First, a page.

Something that seems to be pretty standard in every introductory treatment is that the infinite places correspond to embeddings into $\mathbb{C}$. Do the finite places correspond to embeddings as well? I can envision two possibilities. My first guess is that the primes sitting above $p \in \mathbb{Q}$ correspond to embeddings into $\overline{\mathbb{Q}_p}$, and thus also to embeddings into $\mathbb{C}$ by some messy non-canonical field isomorphism. My second guess, which I think would imply the first, is that the places of $\mathbb{Q}[\alpha]$ above $p \in \mathbb{Q}$ correspond to embeddings into $\mathbb{Q}_p[\alpha]$. I've never been able to find a precise statement about this in any of the texts I've been studying (mostly Milne's notes and Frohlich & Taylor) and would appreciate if anyone could let me know where to learn more about this -- or if I'm just plain wrong.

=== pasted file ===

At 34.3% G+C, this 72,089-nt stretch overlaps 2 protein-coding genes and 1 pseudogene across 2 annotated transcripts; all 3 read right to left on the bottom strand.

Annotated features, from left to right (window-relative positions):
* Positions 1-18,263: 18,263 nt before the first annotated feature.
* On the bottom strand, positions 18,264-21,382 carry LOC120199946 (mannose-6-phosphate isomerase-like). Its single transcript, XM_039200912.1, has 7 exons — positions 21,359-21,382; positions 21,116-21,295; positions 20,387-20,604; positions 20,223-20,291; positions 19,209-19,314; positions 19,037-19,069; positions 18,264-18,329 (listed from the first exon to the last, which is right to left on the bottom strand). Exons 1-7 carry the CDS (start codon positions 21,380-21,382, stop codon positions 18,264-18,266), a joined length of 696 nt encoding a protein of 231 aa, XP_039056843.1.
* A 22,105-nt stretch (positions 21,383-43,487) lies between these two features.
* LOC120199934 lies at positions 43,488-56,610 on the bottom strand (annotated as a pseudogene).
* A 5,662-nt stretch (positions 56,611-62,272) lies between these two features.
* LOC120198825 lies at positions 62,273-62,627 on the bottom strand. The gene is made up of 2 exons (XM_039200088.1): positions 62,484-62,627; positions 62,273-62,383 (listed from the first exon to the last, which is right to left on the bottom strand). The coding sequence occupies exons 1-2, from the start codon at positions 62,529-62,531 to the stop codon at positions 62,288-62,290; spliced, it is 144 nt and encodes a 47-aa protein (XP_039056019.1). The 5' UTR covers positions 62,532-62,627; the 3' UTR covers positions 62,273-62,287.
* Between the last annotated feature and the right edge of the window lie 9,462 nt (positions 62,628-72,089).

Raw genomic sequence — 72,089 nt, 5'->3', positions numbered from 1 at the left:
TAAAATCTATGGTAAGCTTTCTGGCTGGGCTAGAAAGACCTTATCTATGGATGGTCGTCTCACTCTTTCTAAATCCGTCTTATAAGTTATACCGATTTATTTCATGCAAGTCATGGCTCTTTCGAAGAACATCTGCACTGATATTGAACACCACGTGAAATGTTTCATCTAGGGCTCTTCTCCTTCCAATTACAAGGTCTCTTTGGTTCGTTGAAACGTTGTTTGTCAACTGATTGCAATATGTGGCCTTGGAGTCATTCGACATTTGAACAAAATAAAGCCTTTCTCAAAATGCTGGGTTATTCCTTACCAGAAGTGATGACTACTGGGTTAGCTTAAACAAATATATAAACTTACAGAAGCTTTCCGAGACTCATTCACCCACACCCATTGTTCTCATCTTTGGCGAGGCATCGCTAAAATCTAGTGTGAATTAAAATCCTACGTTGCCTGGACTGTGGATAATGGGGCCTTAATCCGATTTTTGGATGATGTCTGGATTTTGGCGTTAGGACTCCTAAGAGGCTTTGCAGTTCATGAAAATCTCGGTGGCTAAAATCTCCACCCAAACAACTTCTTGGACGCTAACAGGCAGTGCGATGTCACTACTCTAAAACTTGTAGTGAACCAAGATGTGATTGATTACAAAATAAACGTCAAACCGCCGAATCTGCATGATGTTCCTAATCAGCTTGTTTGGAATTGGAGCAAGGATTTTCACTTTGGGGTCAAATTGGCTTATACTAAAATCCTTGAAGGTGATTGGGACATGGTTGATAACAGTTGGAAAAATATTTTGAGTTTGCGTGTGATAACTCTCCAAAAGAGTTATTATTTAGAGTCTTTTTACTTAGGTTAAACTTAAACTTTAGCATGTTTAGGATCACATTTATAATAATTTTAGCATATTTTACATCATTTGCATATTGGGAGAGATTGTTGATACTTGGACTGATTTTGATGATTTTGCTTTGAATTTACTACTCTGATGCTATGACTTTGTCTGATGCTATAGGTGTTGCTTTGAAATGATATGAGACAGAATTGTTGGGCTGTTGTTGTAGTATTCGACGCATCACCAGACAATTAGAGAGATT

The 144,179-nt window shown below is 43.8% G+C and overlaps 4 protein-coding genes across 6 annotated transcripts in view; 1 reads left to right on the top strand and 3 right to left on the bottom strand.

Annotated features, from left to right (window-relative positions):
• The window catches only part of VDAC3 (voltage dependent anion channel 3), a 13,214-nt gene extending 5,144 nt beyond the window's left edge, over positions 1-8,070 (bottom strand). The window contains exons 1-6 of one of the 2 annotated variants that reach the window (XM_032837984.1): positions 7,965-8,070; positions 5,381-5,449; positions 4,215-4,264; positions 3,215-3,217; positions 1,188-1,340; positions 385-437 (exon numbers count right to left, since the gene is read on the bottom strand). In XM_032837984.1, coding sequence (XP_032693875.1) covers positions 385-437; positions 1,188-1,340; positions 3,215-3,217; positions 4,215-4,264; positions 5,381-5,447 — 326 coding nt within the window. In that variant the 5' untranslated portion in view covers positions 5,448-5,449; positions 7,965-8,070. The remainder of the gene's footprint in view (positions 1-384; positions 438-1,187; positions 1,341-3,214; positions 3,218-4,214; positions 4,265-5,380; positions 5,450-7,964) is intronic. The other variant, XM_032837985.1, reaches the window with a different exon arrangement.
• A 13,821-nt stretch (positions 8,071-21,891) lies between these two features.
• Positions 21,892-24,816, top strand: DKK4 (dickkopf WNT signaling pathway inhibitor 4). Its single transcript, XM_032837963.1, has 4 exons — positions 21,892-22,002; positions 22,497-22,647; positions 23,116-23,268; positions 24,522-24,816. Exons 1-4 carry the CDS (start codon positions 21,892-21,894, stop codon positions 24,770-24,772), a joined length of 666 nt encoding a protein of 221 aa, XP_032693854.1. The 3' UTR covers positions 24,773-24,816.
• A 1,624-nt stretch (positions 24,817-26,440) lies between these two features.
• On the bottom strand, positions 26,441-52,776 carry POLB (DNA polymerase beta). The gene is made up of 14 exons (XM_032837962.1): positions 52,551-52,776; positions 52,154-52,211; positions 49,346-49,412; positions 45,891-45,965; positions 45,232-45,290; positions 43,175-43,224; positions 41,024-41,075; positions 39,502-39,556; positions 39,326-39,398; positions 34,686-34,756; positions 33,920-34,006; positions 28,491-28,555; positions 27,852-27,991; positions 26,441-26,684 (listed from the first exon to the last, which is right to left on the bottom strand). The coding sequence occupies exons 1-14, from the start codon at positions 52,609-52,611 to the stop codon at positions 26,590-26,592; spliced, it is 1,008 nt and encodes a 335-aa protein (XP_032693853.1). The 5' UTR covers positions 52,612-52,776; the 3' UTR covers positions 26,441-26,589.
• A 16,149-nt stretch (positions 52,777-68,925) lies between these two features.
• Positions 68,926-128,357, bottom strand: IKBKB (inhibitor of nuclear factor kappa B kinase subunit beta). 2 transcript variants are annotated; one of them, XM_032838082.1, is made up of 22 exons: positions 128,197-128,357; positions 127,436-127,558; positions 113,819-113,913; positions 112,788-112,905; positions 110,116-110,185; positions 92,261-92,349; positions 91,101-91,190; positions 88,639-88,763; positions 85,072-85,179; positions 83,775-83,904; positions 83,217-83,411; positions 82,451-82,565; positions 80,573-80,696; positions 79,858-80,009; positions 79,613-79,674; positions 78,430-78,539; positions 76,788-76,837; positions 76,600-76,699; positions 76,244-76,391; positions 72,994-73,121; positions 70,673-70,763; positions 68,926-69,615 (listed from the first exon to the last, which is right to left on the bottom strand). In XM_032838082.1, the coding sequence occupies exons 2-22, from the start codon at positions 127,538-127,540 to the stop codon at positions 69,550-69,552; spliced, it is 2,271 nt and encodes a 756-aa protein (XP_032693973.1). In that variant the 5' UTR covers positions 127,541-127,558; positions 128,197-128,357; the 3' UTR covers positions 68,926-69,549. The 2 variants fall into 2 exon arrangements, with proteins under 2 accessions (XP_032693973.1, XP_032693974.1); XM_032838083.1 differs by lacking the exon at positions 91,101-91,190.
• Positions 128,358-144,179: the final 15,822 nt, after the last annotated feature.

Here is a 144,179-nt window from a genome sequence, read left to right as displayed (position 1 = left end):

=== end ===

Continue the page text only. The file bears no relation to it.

One other thing is that the embeddings into $\mathbb{C}$ play a central role in analyzing the basic structure of a number field by way of Minkowski theory. Is there some analog for the finite places, or does that even make any sense?